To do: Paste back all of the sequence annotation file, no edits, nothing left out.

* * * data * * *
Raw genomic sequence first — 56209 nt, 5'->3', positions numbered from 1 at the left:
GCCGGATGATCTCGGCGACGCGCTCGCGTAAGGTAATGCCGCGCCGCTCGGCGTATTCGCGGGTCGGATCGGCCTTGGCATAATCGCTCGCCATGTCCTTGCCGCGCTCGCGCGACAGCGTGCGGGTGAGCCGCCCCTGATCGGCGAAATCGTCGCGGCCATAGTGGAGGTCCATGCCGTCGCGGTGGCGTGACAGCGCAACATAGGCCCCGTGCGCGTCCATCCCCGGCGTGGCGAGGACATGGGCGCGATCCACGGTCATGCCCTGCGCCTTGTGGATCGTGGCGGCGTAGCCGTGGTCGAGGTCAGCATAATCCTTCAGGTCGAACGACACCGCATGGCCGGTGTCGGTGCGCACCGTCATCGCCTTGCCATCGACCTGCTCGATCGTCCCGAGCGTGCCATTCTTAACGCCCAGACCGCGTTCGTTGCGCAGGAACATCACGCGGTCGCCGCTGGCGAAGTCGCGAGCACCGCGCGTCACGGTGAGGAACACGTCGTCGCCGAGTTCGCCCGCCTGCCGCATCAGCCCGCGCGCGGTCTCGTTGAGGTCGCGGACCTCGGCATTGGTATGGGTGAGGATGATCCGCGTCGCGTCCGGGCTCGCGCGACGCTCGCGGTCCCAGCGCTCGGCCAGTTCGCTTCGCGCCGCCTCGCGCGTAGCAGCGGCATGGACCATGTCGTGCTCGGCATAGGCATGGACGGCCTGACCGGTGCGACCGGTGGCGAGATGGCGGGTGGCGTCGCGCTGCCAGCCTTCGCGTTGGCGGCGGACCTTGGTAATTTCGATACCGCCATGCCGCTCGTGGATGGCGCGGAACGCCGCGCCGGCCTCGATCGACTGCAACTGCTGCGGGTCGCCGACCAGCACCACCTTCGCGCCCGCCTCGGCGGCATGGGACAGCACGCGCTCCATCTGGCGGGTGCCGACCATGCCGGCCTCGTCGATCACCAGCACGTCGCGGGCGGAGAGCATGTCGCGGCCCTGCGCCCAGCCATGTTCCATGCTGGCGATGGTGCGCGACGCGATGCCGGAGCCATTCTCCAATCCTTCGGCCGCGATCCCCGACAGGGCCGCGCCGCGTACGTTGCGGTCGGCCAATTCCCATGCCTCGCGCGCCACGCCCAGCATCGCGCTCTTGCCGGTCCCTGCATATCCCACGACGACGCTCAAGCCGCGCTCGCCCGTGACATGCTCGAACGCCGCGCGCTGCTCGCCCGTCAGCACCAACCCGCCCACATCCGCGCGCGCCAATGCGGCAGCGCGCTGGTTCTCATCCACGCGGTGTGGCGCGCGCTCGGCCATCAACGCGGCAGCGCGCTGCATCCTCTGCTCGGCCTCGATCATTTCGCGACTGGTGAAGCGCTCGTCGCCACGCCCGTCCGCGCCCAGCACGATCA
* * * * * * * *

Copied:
Raw genomic sequence first — 56209 nt, 5'->3', positions numbered from 1 at the left:
GCCGGATGATCTCGGCGACGCGCTCGCGTAAGGTAATGCCGCGCCGCTCGGCGTATTCGCGGGTCGGATCGGCCTTGGCATAATCGCTCGCCATGTCCTTGCCGCGCTCGCGCGACAGCGTGCGGGTGAGCCGCCCCTGATCGGCGAAATCGTCGCGGCCATAGTGGAGGTCCATGCCGTCGCGGTGGCGTGACAGCGCAACATAGGCCCCGTGCGCGTCCATCCCCGGCGTGGCGAGGACATGGGCGCGATCCACGGTCATGCCCTGCGCCTTGTGGATCGTGGCGGCGTAGCCGTGGTCGAGGTCAGCATAATCCTTCAGGTCGAACGACACCGCATGGCCGGTGTCGGTGCGCACCGTCATCGCCTTGCCATCGACCTGCTCGATCGTCCCGAGCGTGCCATTCTTAACGCCCAGACCGCGTTCGTTGCGCAGGAACATCACGCGGTCGCCGCTGGCGAAGTCGCGAGCACCGCGCGTCACGGTGAGGAACACGTCGTCGCCGAGTTCGCCCGCCTGCCGCATCAGCCCGCGCGCGGTCTCGTTGAGGTCGCGGACCTCGGCATTGGTATGGGTGAGGATGATCCGCGTCGCGTCCGGGCTCGCGCGACGCTCGCGGTCCCAGCGCTCGGCCAGTTCGCTTCGCGCCGCCTCGCGCGTAGCAGCGGCATGGACCATGTCGTGCTCGGCATAGGCATGGACGGCCTGACCGGTGCGACCGGTGGCGAGATGGCGGGTGGCGTCGCGCTGCCAGCCTTCGCGTTGGCGGCGGACCTTGGTAATTTCGATACCGCCATGCCGCTCGTGGATGGCGCGGAACGCCGCGCCGGCCTCGATCGACTGCAACTGCTGCGGGTCGCCGACCAGCACCACCTTCGCGCCCGCCTCGGCGGCATGGGACAGCACGCGCTCCATCTGGCGGGTGCCGACCATGCCGGCCTCGTCGATCACCAGCACGTCGCGGGCGGAGAGCATGTCGCGGCCCTGCGCCCAGCCATGTTCCATGCTGGCGATGGTGCGCGACGCGATGCCGGAGCCATTCTCCAATCCTTCGGCCGCGATCCCCGACAGGGCCGCGCCGCGTACGTTGCGGTCGGCCAATTCCCATGCCTCGCGCGCCACGCCCAGCATCGCGCTCTTGCCGGTCCCTGCATATCCCACGACGACGCTCAAGCCGCGCTCGCCCGTGACATGCTCGAACGCCGCGCGCTGCTCGCCCGTCAGCACCAACCCGCCCACATCCGCGCGCGCCAATGCGGCAGCGCGCTGGTTCTCATCCACGCGGTGTGGCGCGCGCTCGGCCATCAACGCGGCAGCGCGCTGCATCCTCTGCTCGGCCTCGATCATTTCGCGACTGGTGAAGCGCTCGTCGCCACGCCCGTCCGCGCCCAGCACGATCA